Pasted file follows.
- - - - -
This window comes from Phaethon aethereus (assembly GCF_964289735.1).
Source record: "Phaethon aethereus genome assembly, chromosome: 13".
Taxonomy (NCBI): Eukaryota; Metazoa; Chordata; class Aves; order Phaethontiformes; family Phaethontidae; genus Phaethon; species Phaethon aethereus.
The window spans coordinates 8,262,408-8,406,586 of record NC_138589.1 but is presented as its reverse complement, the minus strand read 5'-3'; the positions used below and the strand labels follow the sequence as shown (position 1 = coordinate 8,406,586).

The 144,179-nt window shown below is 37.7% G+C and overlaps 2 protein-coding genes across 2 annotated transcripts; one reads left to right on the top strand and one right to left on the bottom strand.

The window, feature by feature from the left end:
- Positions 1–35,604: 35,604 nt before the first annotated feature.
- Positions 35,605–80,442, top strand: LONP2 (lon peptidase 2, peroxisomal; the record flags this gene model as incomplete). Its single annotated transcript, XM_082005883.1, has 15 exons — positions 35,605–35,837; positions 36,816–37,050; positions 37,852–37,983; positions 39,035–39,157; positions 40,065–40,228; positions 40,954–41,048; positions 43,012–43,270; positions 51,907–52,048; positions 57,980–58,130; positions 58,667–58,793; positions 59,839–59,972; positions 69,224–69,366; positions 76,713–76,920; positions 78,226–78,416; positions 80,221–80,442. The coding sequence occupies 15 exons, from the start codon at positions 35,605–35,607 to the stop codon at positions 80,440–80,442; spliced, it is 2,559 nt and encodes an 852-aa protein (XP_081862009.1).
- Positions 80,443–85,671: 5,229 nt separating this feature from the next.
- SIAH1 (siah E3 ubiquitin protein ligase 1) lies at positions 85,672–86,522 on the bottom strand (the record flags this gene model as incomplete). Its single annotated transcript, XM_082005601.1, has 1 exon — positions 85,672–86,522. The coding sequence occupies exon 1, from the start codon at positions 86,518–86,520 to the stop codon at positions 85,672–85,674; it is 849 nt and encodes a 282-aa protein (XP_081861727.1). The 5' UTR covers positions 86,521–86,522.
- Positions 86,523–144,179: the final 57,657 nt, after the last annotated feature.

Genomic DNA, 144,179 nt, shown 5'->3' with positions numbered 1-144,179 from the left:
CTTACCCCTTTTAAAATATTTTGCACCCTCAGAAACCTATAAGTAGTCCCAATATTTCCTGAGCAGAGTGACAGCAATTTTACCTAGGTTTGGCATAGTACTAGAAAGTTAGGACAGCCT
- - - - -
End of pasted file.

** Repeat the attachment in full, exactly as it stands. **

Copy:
This window comes from Phaethon aethereus (assembly GCF_964289735.1).
Source record: "Phaethon aethereus genome assembly, chromosome: 13".
Taxonomy (NCBI): Eukaryota; Metazoa; Chordata; class Aves; order Phaethontiformes; family Phaethontidae; genus Phaethon; species Phaethon aethereus.
The window spans coordinates 8,262,408-8,406,586 of record NC_138589.1 but is presented as its reverse complement, the minus strand read 5'-3'; the positions used below and the strand labels follow the sequence as shown (position 1 = coordinate 8,406,586).

The 144,179-nt window shown below is 37.7% G+C and overlaps 2 protein-coding genes across 2 annotated transcripts; one reads left to right on the top strand and one right to left on the bottom strand.

The window, feature by feature from the left end:
- Positions 1–35,604: 35,604 nt before the first annotated feature.
- Positions 35,605–80,442, top strand: LONP2 (lon peptidase 2, peroxisomal; the record flags this gene model as incomplete). Its single annotated transcript, XM_082005883.1, has 15 exons — positions 35,605–35,837; positions 36,816–37,050; positions 37,852–37,983; positions 39,035–39,157; positions 40,065–40,228; positions 40,954–41,048; positions 43,012–43,270; positions 51,907–52,048; positions 57,980–58,130; positions 58,667–58,793; positions 59,839–59,972; positions 69,224–69,366; positions 76,713–76,920; positions 78,226–78,416; positions 80,221–80,442. The coding sequence occupies 15 exons, from the start codon at positions 35,605–35,607 to the stop codon at positions 80,440–80,442; spliced, it is 2,559 nt and encodes an 852-aa protein (XP_081862009.1).
- Positions 80,443–85,671: 5,229 nt separating this feature from the next.
- SIAH1 (siah E3 ubiquitin protein ligase 1) lies at positions 85,672–86,522 on the bottom strand (the record flags this gene model as incomplete). Its single annotated transcript, XM_082005601.1, has 1 exon — positions 85,672–86,522. The coding sequence occupies exon 1, from the start codon at positions 86,518–86,520 to the stop codon at positions 85,672–85,674; it is 849 nt and encodes a 282-aa protein (XP_081861727.1). The 5' UTR covers positions 86,521–86,522.
- Positions 86,523–144,179: the final 57,657 nt, after the last annotated feature.

Genomic DNA, 144,179 nt, shown 5'->3' with positions numbered 1-144,179 from the left:
CTTACCCCTTTTAAAATATTTTGCACCCTCAGAAACCTATAAGTAGTCCCAATATTTCCTGAGCAGAGTGACAGCAATTTTACCTAGGTTTGGCATAGTACTAGAAAGTTAGGACAGCCT